By: Adam Bernards
Generation X Canadians are earning more than their parents, a new Statistics Canada study found.
The study, which compared the income of Canadians who turned 30 between 2000 and 2014 to that of their parents at the same age, and found on average nearly 64 per cent were earning as much or more than their parents. The results were similar for those who turned 40 in that same time period.
It also showed children of parents with the lowest income levels were most likely to earn more than their parents at the age of 30, while the opposite was true of those with parents among the top income earners.
On average, those who turned 30 between 2000 and 2014 earned slightly more than $45,000 per year, while their parents were earning an average around $34,500. All income figures given in the report are in constant 2015 dollars using the all-items Consumer Price Index.
Conservative Party families critic Karen Vecchio believes while these findings are certainly a positive thing for Canadians, they don’t tell the whole story.
“We can’t compare the stats, the cost of living has really increased,” Vecchio said.
She spoke to differences in the job market for those entering into the workforce today, compared to those featured in the study, citing an increase in the number of semi-permanent and contract positions without benefits.
Vecchio noted youth in Canada today have to pay more for a university education that won’t guarantee them a secure job in the future. This is in stark contrast to the age group analyzed in the study who had lower educational requirements for permanent positions with benefits, she said.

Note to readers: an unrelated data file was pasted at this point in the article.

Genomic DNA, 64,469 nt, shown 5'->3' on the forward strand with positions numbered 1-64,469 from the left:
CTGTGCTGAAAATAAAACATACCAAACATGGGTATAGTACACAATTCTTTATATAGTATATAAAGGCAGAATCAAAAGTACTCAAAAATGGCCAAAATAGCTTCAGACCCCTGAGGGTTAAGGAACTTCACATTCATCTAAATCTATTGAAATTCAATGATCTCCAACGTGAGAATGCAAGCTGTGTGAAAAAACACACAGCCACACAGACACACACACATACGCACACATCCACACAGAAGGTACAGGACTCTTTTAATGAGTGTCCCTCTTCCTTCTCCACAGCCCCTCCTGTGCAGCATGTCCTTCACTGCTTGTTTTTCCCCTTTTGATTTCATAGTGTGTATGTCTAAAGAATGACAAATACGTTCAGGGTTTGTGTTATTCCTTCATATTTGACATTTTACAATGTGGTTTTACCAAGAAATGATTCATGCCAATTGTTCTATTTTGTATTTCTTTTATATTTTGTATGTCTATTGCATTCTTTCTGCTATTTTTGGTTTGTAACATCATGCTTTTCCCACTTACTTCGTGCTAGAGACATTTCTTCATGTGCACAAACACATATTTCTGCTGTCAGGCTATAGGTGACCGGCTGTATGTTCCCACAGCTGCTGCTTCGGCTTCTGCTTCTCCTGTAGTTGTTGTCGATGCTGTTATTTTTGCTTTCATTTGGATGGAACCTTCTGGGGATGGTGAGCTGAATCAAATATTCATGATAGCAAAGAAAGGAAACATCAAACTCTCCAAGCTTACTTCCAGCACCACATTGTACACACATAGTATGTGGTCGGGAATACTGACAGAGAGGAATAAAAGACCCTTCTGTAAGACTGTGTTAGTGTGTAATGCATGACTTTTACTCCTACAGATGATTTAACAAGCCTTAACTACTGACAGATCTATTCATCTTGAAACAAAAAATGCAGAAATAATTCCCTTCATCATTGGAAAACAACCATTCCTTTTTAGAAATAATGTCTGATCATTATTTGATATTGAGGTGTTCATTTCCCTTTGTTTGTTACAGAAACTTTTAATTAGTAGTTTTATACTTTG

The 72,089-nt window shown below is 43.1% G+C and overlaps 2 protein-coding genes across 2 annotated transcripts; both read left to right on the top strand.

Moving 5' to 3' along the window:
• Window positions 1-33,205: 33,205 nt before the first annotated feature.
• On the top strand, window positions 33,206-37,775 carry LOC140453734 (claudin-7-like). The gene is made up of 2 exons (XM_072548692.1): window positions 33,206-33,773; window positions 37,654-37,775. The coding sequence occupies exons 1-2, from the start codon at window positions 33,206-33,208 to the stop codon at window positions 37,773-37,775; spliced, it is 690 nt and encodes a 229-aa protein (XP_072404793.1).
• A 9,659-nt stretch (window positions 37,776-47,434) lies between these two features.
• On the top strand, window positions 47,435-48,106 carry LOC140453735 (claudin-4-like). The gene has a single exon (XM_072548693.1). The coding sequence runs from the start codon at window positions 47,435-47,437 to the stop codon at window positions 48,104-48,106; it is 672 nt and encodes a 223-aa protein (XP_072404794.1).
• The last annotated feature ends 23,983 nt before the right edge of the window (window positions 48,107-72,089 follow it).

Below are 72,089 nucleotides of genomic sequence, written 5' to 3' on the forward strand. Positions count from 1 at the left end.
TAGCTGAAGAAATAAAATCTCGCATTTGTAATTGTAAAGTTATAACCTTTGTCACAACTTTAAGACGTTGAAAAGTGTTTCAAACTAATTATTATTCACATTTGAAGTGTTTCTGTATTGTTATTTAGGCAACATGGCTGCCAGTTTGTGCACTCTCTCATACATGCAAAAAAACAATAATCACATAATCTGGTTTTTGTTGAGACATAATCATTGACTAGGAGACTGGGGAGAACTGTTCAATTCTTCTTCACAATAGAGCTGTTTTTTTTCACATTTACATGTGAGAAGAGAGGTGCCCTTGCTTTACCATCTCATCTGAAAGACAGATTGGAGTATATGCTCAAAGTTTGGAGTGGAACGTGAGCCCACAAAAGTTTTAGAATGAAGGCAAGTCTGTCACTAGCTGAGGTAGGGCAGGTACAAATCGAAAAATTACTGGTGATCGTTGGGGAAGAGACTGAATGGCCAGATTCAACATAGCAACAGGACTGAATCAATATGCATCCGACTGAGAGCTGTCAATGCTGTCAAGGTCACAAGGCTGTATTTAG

“It’s stats for the sake of making stats,” she said. “We have to understand it and put it into perspective.”
In an interview with Canadian Press yesterday, NDP deputy finance critic Nathan Cullen warns that just because income numbers have grown over time, it doesn’t mean all is well.
“Many Canadians are struggling to make ends meat, and study after study show that the disparity between the wealthy and everyone else continues to grow,” he said.
“We need a government that works to support Canadians working precariously, not one that tells them to get used to it.”
What the study shows is a gradual rise in income for Canadians over time, but there is concern over the rising cost of living in the country. With stable and permanent employment harder and harder to come by, the next generation of Canadians is facing an uphill battle if they want to out-earn their parents.